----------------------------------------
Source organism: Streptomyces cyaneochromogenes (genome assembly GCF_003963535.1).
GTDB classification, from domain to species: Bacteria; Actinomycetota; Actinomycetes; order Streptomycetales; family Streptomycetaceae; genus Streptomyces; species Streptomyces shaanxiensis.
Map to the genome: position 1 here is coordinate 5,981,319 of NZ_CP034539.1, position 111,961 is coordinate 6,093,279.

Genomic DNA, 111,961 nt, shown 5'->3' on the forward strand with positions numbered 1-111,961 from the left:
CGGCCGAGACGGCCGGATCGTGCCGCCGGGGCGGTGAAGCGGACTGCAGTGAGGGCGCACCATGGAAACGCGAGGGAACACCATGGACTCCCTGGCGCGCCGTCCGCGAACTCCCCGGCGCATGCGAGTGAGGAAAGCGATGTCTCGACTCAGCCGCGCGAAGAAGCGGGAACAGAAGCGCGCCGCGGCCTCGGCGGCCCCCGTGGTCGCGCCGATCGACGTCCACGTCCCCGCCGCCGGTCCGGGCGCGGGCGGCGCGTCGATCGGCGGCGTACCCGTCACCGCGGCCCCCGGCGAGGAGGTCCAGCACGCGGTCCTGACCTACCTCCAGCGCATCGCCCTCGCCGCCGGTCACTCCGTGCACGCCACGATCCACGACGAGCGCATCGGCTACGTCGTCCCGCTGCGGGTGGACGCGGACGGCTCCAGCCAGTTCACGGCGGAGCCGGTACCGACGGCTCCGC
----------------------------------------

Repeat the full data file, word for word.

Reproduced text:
Source organism: Streptomyces cyaneochromogenes (genome assembly GCF_003963535.1).
GTDB classification, from domain to species: Bacteria; Actinomycetota; Actinomycetes; order Streptomycetales; family Streptomycetaceae; genus Streptomyces; species Streptomyces shaanxiensis.
Map to the genome: position 1 here is coordinate 5,981,319 of NZ_CP034539.1, position 111,961 is coordinate 6,093,279.

Genomic DNA, 111,961 nt, shown 5'->3' on the forward strand with positions numbered 1-111,961 from the left:
CGGCCGAGACGGCCGGATCGTGCCGCCGGGGCGGTGAAGCGGACTGCAGTGAGGGCGCACCATGGAAACGCGAGGGAACACCATGGACTCCCTGGCGCGCCGTCCGCGAACTCCCCGGCGCATGCGAGTGAGGAAAGCGATGTCTCGACTCAGCCGCGCGAAGAAGCGGGAACAGAAGCGCGCCGCGGCCTCGGCGGCCCCCGTGGTCGCGCCGATCGACGTCCACGTCCCCGCCGCCGGTCCGGGCGCGGGCGGCGCGTCGATCGGCGGCGTACCCGTCACCGCGGCCCCCGGCGAGGAGGTCCAGCACGCGGTCCTGACCTACCTCCAGCGCATCGCCCTCGCCGCCGGTCACTCCGTGCACGCCACGATCCACGACGAGCGCATCGGCTACGTCGTCCCGCTGCGGGTGGACGCGGACGGCTCCAGCCAGTTCACGGCGGAGCCGGTACCGACGGCTCCGC